Guy Carpenter report finds total one-third lower than 10-year average
Natural catastrophes and man-made disasters in 2013 resulted in insured losses of approximately $40bn (£24bn), according to Guy Carpenter’s 2013 Catastrophe Review.
The figure is considerably less than the 10-year average of $60bn (£36bn) and less than the above-average losses of 2011 and 2012.
“Last year will likely be known as the ‘year of the flood,’ with significant global flood events affecting Central Europe, Australia, Canada and the US,” said Guy Carpenter vice-president Julian Alovisi. “Although 2013 was relatively quiet compared with past years, several major events such as the tornado outbreaks in the US, floods, hail and windstorms in Europe and Typhoon Haiyan in the Philippines inflicted widespread devastation and significant losses on impact.”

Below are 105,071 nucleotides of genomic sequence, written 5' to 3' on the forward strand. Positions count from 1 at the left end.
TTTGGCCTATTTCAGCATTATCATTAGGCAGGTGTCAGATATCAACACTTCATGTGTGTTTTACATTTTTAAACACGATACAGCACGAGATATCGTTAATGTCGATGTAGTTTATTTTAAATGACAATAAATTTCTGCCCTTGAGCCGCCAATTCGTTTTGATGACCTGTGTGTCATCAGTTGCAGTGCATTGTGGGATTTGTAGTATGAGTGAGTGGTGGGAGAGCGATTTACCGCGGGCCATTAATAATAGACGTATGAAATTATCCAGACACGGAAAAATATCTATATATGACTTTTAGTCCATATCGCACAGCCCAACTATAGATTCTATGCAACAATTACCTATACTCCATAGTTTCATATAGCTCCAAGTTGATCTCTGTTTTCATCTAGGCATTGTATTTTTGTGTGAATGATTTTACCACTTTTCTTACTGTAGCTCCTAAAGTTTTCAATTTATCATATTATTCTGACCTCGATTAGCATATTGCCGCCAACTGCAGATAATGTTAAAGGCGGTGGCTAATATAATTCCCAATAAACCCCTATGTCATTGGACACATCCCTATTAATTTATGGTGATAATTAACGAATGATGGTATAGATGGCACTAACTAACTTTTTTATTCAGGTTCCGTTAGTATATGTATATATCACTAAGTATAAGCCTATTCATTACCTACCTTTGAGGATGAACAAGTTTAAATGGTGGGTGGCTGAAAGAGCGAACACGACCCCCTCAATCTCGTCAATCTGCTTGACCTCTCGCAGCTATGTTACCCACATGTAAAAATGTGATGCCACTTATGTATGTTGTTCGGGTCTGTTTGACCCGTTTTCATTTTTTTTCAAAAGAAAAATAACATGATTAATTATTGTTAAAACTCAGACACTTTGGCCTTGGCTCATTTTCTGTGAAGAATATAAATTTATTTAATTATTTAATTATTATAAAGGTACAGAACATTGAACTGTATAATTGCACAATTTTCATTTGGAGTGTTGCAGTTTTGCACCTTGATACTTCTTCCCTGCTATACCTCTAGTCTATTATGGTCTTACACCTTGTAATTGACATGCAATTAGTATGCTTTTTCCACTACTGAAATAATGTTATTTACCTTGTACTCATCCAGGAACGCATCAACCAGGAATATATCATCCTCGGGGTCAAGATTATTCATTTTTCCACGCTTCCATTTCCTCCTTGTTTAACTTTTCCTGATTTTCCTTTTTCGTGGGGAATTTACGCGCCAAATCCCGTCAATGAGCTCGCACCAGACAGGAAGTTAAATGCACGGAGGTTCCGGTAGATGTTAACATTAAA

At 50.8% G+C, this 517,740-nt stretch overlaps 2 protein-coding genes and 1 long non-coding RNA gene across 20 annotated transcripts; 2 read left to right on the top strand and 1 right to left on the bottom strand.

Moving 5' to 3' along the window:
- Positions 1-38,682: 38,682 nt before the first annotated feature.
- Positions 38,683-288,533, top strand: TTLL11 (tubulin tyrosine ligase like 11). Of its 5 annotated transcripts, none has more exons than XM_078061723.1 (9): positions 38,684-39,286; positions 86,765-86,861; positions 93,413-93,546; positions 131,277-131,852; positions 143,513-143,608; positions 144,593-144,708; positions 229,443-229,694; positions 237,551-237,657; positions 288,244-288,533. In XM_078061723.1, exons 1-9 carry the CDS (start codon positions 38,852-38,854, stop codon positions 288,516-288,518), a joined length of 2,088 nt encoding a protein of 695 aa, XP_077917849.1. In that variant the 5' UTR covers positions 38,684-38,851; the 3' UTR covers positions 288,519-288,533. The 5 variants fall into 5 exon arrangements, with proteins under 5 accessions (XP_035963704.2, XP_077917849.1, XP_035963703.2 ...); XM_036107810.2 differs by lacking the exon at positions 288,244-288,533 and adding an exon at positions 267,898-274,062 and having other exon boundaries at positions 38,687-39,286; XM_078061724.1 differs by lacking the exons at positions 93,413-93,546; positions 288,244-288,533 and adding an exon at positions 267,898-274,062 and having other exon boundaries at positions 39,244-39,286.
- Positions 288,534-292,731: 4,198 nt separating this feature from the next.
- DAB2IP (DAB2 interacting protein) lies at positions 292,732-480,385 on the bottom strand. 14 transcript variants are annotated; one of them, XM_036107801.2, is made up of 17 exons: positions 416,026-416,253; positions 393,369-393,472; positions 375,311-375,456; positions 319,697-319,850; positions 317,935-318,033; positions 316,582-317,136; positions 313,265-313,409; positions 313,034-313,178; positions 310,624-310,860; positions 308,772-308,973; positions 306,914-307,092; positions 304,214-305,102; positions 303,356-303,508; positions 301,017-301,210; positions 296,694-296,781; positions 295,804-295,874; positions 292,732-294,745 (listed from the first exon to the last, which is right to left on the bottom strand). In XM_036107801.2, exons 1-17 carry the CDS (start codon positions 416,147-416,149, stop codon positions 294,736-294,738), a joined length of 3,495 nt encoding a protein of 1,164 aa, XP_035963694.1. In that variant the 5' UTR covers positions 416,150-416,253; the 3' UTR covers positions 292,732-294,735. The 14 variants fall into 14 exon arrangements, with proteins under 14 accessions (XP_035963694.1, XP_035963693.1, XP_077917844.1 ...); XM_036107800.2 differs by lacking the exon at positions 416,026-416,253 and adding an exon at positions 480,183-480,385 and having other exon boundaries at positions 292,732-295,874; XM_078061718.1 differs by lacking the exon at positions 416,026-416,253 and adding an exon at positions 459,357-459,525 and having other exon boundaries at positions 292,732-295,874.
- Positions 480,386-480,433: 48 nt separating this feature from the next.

The risk and reinsurance arm of Marsh & McLennan Companies estimated that insurance losses from flooding in central Europe were $4.1bn and that insured losses from windstorms Christian and Xaver totalled approximately $1.4bn and $925m respectively.
“In 2014, soil saturation will be a major concern for many areas of Europe, further amplifying the risk of flood during normally wet months,” it warned.